Challen has been a name well-associated with the finest crafted pianos since 1804―pianos that have graced royal households, concert halls, music conservatoriums, luxury hotels and broadcasting studios for decades. Challen has also been a name closely associated with the British Broadcasting Corporation for over 30 years. Having made it the piano of the British Broadcasting Corporation, its excellent tonal quality, reliability and consistency in performance have won the Challen piano the much coveted “Royal Appointment Award” for product excellence.

Within lies the secret of quality including


  • Extra heavy, vacuum-processed, grey cast iron with steel additive to permit high string tensions to be used.


  • Strings of the highest grade―German made, “Roslau” nickel plated steel wire with copper windings on the bass strings.


  • A sculptured sounding board of selected Rumanian pine or Sitka spruce for better resonance.


  • Well-balanced keys, ultra-sensitive mechanism and high density Royal George wool-covered hammers perfectly translating player’s touch to exquisite tones.

Together, these qualities have brought about a superior product of unexcelled performance, quality and durability.

Today, more than 201 years later, the reputation of the Challen piano is still ever-present and it continues to be greatly sought after by pianists from all over the world. The successor to the renown “Challen” mark is proud to play its part in maintaining the heritage that began in 1804.

The History of Challen

Challen started to make the largest piano in the world for the Silver Jubilee of George and Mary, in 1935. There may have been two pianos or the one withdrawn repainted and polished and turned out again. There was a letter in the Piano Tuners Quarterly form Challen dated 19th December 1940, saying:

“Particulars of the world’s largest grand piano, manufactured by Charles H. Challen & Sons. This instrument was made in honour of the Silver Jubilee of their Majesties King George V and Queen Mary and is the largest grand piano in the world. It has created a profound impression in musical and engineering circles. It is eleven feet and eight inches long, weighs one and a quarter tons, and the combined tensile stress of the strings amounts to over thiry tons. The iron frame alone weighs six and a half hundred weight and the longest bass string is nine feet eleven inches.

The experimental work in connection with its production took over twelve months, and the cost amounted to over £600. In spite of its immense dimensions and strength, so perfectly has everything been calculated that it is even easier to play than an ordinary piano. It is a feat of British piano engineering, which places the British industry definitely on top. It was first shown at the British Industries fair in 1935, where it was inspected by H. M. the Queen, and was played for her by Billy Mayerl. At a later date Sir Walford Davies, Master of the King’s Music, also played the instrument and in reference to the piano he stated ‘it is indeed a glorious instrument. It has the bass of an organ and yet the intimacy of touch and tone of the finest piano I have ever played. A great achievement’. It has been used on several occasions for broadcasting.”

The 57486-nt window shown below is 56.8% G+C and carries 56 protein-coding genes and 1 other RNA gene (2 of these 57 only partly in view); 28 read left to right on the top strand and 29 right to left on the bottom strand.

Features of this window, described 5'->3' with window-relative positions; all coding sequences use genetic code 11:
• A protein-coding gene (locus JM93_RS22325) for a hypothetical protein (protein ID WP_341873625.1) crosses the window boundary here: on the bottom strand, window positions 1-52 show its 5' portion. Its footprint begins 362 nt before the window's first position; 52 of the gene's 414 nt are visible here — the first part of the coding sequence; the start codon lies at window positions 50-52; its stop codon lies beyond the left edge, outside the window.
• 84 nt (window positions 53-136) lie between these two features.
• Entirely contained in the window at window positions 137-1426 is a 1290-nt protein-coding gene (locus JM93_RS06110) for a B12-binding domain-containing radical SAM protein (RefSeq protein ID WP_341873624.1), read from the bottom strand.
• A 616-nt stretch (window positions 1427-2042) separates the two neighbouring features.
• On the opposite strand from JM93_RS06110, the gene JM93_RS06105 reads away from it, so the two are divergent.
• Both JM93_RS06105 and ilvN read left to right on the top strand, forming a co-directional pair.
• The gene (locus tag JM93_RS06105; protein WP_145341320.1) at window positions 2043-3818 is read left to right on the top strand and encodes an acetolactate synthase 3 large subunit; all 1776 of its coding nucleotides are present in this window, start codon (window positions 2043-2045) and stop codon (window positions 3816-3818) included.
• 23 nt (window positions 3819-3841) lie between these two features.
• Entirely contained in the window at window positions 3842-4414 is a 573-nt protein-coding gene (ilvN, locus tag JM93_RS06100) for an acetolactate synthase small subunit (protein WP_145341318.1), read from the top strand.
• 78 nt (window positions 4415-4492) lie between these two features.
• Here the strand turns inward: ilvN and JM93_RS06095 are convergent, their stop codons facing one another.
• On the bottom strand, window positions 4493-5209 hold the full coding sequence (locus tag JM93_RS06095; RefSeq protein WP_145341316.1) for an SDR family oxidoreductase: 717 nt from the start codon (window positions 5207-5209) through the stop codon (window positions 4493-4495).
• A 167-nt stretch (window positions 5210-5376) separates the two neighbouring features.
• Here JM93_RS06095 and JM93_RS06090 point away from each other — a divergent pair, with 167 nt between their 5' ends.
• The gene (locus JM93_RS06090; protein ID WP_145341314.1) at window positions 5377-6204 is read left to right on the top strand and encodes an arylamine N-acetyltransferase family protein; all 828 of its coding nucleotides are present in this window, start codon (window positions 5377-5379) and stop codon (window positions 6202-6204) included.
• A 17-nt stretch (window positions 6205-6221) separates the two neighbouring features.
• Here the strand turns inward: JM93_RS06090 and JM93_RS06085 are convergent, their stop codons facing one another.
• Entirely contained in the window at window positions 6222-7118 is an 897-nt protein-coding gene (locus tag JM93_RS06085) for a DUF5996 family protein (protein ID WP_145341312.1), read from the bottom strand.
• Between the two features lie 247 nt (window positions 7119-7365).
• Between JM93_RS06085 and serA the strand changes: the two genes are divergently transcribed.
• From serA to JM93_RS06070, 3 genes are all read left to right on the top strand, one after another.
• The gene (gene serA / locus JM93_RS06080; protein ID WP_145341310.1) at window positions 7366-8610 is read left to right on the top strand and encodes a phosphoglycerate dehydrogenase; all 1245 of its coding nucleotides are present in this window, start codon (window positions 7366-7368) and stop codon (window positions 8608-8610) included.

–Charles H. Challen


The history of the “Barratt & Robinson” piano began in 1877 when Barratt & Robinson Ltd. was founded at York Way, King Cross, England. Now more than a century later, the successor to the prestigious name and mark “Barratt & Robinson” continues the tradition that had been laid down by the founders to ensure quality has been perpetuated with good workmanship. Barrett & Robinson pianos offer the kind of tone quality and keyboard playability that will delight even the most discriminating player. Whichever model you select, you can be assured of everlasting playing pleasure.


The Barratt & Robinson piano since its introduction, became well known throughout the world for its dependability and playability, which qualities are best judged by the numerous awards it won since 1878, making it a truly magnificent musical instrument to own.

PARIS 1878 Gold Medal
ROTTERDAM 1907 Grand Prix
ROME 1908 Gold Medal
MANCHESTER 1910 Gold Medal
LODON 1911 Gold Medal

MANCHESTER 1911 Gold Medal
TURIN 1911 Grand Prix
LONDON 1914 Grand Prix
NORWICH 1920 Gold Medal